Forget slowing the Nets; Celtics need to supercharge their own offense

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Forsberg: What Celtics must improve to have a shot vs. Nets originally appeared on NBC Sports Boston

Boston Celtics coach Brad Stevens and his players were (understandably) peppered with questions about how they might slow down the Brooklyn Nets ahead of this Eastern Conference first-round playoff series. Stevens and Co. would shower the opponent with praise each time, but the coach spent most of his time stressing that it was his team’s offense that kept him up at night.

Maybe Stevens knew his team would ratchet up its defensive intensity a bit but his concerns about maximizing offensive possessions were validated in Game 1. The Celtics endured some maddening scoring lulls that negated much of the good they did on the other end of the floor and the Nets needed only what felt like a couple inevitable second-half spurts to pull away.

So now here’s Boston’s dilemma as they try to keep this series competitive: How can a Celtics team without Jaylen Brown and with a hindered Robert Williams produce enough offense to keep pace with a Nets team that can hang 120 points on an off-shooting night?

Celtics Talk Podcast: How can the Celtics compete with Nets, and Rob Williams’ future in green | Listen & subscribe | Watch on YouTube

Let’s put a few of Boston’s key players in the spotlight: 

Jayson Tatum and the accelerator

For the first five minutes of Game 1, Tatum looked like the best player on the court. He had an early fadeaway over old friend Kyrie Irving, attacked a Blake Griffin switch for a layup, then sidestepped his way to a 3-pointer with Kevin Durant defending.

The Celtics offense ground to a halt when Tatum eventually went to the bench, a double-digit lead disappeared, and, worse yet, Tatum never reestablished himself later in the game as Durant and Irving took over.

Tatum did not produce a single field goal in the second half. He missed his last eight shots overall. He stepped on the end line at one point while trying to attack Griffin.

Zeroing in on the issue

Tatum's FG % in first half of Game 1

42.9

Tatum's FG % in second half of Game 1

0.0

Variation

Double

The Celtics need Tatum to be great to have any chance of hanging with this Nets team. That’s a lot of pressure given the attention he commands, especially with Boston’s potency thinned by health woes.

In the big picture, nothing is bigger in this series than Tatum showing he can distinguish himself at times while competing against two former MVPs and a seven-time All-Star coming off a 50/40/90 season.

The key to watch here: Can Tatum use the attention he draws to create for his teammates? That assist number needs to go up. And he needs to get to the free-throw line consistently to take some stress off Boston’s offense.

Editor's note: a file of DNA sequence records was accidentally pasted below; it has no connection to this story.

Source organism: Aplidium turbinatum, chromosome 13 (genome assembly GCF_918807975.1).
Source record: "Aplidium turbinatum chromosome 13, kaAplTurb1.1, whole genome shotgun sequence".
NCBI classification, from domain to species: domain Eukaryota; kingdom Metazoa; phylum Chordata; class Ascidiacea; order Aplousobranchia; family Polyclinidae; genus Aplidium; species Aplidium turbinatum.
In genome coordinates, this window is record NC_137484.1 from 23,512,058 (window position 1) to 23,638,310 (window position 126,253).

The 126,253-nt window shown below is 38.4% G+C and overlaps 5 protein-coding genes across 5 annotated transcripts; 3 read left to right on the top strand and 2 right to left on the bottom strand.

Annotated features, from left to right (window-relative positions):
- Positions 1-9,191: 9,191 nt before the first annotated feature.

Need more from Kemba Walker and Evan Fournier

Walker had one game all season where he finished with four fouls (April 17 vs. Golden State). He had four fouls in 25 minutes of game time in Game 1 and those whistles clearly contributed to an uncharacteristic clunker.

If the Nets are going to put most of their defensive attention on Tatum then Walker and Fournier have got to be better. Some of that simply boils down to shot making, and much of that could balance out after off nights in Game 1.

Game 1 takeaways: Kemba's struggles prove costly

Here’s the concern: Walker struggled against Brooklyn in the one regular-season meeting he played this year (5-for-12, 1-for-7 from 3-point range, 86 offensive rating) and those woes bled into the playoffs. Fournier has a history of playoff struggles, shooting a mere 34.6 percent overall and 27.2 percent beyond the 3-point arc in 15 career postseason games.

Some of that could seemingly be chalked up to being a top option on Orlando teams that were perpetually playing superior opponents. But he’s got to find ways to capitalize as a third option for Boston.

The Jabari Parker curveball

Desperate for potential offensive weapons -- and maybe leery of the streaky nature of players like Grant Williams and Semi Ojeleye -- Stevens trotted out Parker for nearly 22 minutes in Game 1.

Parker had a couple individual defensive lapses but the team’s overall performance negated those moments. Boston had a team-best net rating of plus-19.0 during Parker’s floor time, which included a defensive rating of 81.0.

Thompson insists C's are 'not intimidated' by Nets

If Robert Williams is limited by his turf toe, Parker’s workload could remain hefty. In fact, there’s a world in which starting Parker might make sense, if only because the small-ball nature of this series could make it tough to play Tristan Thompson for long stretches. Boston’s offensive rating was a meager 95.9 in Thompson’s 25 minutes of floor time (and his net rating was minus-35.3 overall). 

Ball movement and taking advantage of switches

The buzz with the Celtics in the aftermath of Game 1 was that they needed to take better advantage of matchups against Brooklyn’s switch-happy defense. There’s a balance there, however. Players can’t just charge into traffic because they draw Griffin on a switch.

The Celtics generated a measly six second-half assists while limping to 40 total points. No player beyond Smart (four) and Tatum (two) had assists after the intermission.

Keep it moving

Nets' assists allowed per game, reg. season

24

Celtics' assists in Game 1

19

Variation

Double

For as good as they are offensively, the Nets are exploitable on the defensive end. The Celtics desperately need to make them work at that end, too, if for no other reason than to force them to take the ball out from under the basket and slow Brooklyn’s offensive chances in transition.

The bottom line is the Celtics need to score to hang with the Nets. It won’t matter how good the defense they play if the offense grinds to a halt on multiple occasions.